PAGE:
José Menese: It’s like what Don Quixote said to Sancho Panza. With your belly full you don’t create much. Today they learn flamenco in schools, but singers have to be born. This business of giving singing classes seems horroroso to me.
Q: How did you learn about the death of Paco de Lucía?
José Menese: In La Puebla. And I thought of a photo where I’m singing with him. Testimony of a time of incredible natural richness.
Rancapino: Afterwards I went to his funeral. Because Paco liked me a lot, ever since the years when I went with Camarón to Algeciras and then to Madrid with Paco’s father, who made him study so hard. And I said to his father [Francisco], “Paco, when will you make a record of my singing?” And he said, “You? Tú vas a grabar en un queso!” [You’d record on a wheel of cheese!” [?] [Laughter] Camarón and I went everywhere together. Hasta lo casé con La Chispa. [I even married him to La Chispa [his wife]. I went to la Linea because I liked one of La Chispa’s sisters. The whole family really liked me – except the sister. Ya que no casé yo, casé a Camarón. Since I didn’t get married, he did. [?]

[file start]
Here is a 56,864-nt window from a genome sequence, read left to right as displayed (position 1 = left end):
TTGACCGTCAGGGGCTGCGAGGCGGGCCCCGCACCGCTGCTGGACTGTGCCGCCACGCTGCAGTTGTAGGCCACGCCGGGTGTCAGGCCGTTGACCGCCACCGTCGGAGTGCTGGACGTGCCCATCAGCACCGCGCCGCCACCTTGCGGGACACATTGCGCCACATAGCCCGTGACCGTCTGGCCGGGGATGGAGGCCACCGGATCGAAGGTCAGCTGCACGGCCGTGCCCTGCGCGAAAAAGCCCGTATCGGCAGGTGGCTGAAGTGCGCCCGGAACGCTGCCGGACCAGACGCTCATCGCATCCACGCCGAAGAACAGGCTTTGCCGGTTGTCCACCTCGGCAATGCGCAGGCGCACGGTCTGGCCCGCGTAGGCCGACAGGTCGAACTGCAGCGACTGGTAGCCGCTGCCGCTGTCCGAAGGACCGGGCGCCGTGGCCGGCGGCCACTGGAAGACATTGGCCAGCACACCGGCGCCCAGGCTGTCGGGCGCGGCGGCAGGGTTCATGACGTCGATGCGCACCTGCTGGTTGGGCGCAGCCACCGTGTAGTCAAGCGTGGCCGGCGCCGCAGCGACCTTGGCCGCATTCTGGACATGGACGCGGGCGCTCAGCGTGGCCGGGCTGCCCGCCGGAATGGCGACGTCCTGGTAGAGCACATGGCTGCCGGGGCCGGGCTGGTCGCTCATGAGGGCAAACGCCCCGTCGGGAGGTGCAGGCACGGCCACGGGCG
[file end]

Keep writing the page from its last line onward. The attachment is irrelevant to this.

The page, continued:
Q: You didn’t stay a bachelor. Is it true, Rancapino, that Felipe González [Spain’s first Socialist leader, after Franco's death] is the godfather of one of your children?
Rancapino: Fortunately or unfortunately, yes. Look, we were at a fiesta in [with?] El Chato in Cadiz. And in conversation it came out that I had a lot of kids. And I said, “I’ve got so many kids that one hasn’t even been baptized. And he said, “I’ll baptize that one.” I said, “look, the only thing I can give you in exchange is the kid, because I don’t have anything else.” [Laughter].
Q: Is flamenco still more appreciated outside of Spain than here at home?
José Menese: Yes: They treat us differently than they do here in Andalucía.
Rancapino: Just yesterday a young Japanese woman came to Chiclana to be with me. She had to be pretty brave, because I’m no Robert Redford. [Laughter]. And she started to sing. And I said, “How can this be?” Fernando, how she sang the soleá!
Q: And is it the same?